THE HISTORY OF
Demidov (Porechie). Instituted on October 10, 1780.
Demidov (Demidoff, Demidow) FAMILY, Russian family that acquired great wealth in the 18th century, largely through iron production and mining, and became patrons of the arts and sciences.
Nikita Demidovich Antufyev (1656-1725), a son of Demidov Antufyev, was a blacksmith from the western Russian city of Tula, who took the surname Demidov in 1702. He began to accumulate his family fortune by manufacturing weapons for Peter I the Great (reigned 1682-1725). In 1696, after receiving land grants from Peter I the Great, he built and operated an iron foundry at Tula. The plant produced iron which, for the first time, surpassed in quality that of Sweden and England. In 1699 he built an iron foundry in Yekaterinburg. In the beginning of 18th century he opened the first iron mine in Siberia (in Kolyban). In 1702 he received an iron foundry in Ural from the tzar, which he built himself. This foundry became the first truly military plant in Russia, which was the main supplier of weapons for the tzar during Russia's involvement in the Great Northern War (l700-1721) with Sweden, Subsequently, he built several other iron foundries. In 1720 Peter made Demidov, a former serf, a nobleman. He had 3 sons for sure: Nikita Nikitich Demidov, Grigory Nikitich Demidov and Akinfy Nikitich Demidov, and quite possible the 4th one (name unknown). There is little known about Nikita and Grigory, but a bit about Akinfy.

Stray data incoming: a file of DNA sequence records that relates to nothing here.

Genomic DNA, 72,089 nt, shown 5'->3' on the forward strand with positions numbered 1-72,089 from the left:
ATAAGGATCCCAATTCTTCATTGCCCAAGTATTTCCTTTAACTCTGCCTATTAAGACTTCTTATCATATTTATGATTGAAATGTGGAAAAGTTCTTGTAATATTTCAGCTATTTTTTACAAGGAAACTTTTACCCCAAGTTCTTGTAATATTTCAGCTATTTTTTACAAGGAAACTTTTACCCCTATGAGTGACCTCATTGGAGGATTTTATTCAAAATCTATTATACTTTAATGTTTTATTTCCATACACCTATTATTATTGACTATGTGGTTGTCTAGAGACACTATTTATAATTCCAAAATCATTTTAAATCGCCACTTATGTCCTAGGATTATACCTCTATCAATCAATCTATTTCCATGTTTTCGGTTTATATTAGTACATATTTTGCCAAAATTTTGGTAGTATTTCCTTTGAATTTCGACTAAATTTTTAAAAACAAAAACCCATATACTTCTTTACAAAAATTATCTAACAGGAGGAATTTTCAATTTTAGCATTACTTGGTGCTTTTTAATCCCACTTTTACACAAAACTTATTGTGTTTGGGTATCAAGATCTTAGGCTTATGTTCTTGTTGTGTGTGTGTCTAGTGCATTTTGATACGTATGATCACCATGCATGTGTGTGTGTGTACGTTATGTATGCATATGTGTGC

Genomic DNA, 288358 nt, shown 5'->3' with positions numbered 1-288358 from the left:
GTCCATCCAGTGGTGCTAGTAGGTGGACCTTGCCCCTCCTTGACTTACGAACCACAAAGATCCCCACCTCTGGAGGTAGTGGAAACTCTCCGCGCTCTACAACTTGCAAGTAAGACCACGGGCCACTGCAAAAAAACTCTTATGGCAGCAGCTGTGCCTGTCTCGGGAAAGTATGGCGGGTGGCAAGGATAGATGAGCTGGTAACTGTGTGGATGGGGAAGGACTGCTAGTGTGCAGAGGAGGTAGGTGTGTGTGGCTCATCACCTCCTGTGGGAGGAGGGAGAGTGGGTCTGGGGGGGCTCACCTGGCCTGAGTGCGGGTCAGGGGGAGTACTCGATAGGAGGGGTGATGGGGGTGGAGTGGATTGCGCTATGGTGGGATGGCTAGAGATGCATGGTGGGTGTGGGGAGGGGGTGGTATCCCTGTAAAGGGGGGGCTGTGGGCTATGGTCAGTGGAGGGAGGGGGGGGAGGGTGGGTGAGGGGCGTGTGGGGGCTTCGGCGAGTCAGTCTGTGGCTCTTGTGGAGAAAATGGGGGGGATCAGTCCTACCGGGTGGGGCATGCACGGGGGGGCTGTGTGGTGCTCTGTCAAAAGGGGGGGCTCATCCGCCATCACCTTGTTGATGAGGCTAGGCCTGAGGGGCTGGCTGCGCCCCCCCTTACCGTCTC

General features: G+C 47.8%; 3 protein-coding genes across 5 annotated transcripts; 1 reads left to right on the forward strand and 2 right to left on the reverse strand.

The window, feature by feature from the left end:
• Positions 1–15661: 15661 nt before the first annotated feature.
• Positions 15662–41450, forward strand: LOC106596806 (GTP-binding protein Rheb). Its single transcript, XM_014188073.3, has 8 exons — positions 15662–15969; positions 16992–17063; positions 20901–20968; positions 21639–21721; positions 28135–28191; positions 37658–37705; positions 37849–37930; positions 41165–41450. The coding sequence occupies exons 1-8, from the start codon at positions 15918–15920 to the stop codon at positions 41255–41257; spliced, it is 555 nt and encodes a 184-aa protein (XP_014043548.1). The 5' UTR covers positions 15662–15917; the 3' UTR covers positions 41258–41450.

Akinfy Nikitich Demidov (1678-1745), Nikita's son, increased his inherited wealth by expanding his holdings and establishing gold, silver, and copper mines, mainly in the Ural Mountains, He built at least 9 foundries, so near the end of his live he owned 25 copper and iron foundries in the Ural Mountains, Altay Mountains and in the central Russia. Akinfy was considered as the Russia's wealthiest person in the middle of l8th century. He built a tower with a special clock, underground rooms and secret passages at one of his plants, which has now become one of the tourist attractions of the region, known as the "leaning tower" of Nevyansk. He had 3 sons: Procop Akinfyevich Demidov, Grigory Akinfyevich Demidov and Nikita Akinfyevich Demidov.
Prokop Akinfyevich Demidov (1710-1786) became the first known philanthropist in the family. He funded a scientific institute in Moscow, and hundreds of public schools throughout Russia, In capital of Russia. St. Petersburg, he funded the Trade School and the opera. He was a founding member of many philanthropic organizations. He also expanded the family wealth, by the end of his life he owned 55 foundries and metallurgical plants.
Largely as a result of Nikita's and Akinfy's efforts, the Demidov family, by the end of the 18th century, controlled vast estates and enterprises and produced about 40 percent or the country's cast iron.
Subsequently, other members of the family engaged in philanthropic activities. Nikita Akinfyevich Demidov (1725-1789), a son of Akinfy, became a benefactor of philanthropic organizations. He also was a patron of the arts and science.